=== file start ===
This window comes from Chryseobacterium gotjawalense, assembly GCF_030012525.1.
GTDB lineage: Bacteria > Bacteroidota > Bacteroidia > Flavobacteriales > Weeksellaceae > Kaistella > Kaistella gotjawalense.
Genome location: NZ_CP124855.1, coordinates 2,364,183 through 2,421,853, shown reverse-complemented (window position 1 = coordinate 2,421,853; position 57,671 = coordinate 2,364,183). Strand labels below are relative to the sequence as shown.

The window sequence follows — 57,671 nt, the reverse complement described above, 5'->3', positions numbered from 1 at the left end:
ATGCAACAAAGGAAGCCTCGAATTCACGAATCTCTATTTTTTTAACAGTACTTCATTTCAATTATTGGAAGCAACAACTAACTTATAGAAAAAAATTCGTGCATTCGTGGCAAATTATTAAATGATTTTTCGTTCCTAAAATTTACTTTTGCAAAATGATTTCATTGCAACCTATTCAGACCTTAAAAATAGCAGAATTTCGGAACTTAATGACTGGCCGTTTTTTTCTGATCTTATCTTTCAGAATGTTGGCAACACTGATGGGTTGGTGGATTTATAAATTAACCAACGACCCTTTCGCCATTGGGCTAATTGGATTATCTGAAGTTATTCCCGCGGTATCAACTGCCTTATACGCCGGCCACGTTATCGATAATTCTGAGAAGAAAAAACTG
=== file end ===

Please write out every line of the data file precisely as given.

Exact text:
This window comes from Chryseobacterium gotjawalense, assembly GCF_030012525.1.
GTDB lineage: Bacteria > Bacteroidota > Bacteroidia > Flavobacteriales > Weeksellaceae > Kaistella > Kaistella gotjawalense.
Genome location: NZ_CP124855.1, coordinates 2,364,183 through 2,421,853, shown reverse-complemented (window position 1 = coordinate 2,421,853; position 57,671 = coordinate 2,364,183). Strand labels below are relative to the sequence as shown.

The window sequence follows — 57,671 nt, the reverse complement described above, 5'->3', positions numbered from 1 at the left end:
ATGCAACAAAGGAAGCCTCGAATTCACGAATCTCTATTTTTTTAACAGTACTTCATTTCAATTATTGGAAGCAACAACTAACTTATAGAAAAAAATTCGTGCATTCGTGGCAAATTATTAAATGATTTTTCGTTCCTAAAATTTACTTTTGCAAAATGATTTCATTGCAACCTATTCAGACCTTAAAAATAGCAGAATTTCGGAACTTAATGACTGGCCGTTTTTTTCTGATCTTATCTTTCAGAATGTTGGCAACACTGATGGGTTGGTGGATTTATAAATTAACCAACGACCCTTTCGCCATTGGGCTAATTGGATTATCTGAAGTTATTCCCGCGGTATCAACTGCCTTATACGCCGGCCACGTTATCGATAATTCTGAGAAGAAAAAACTG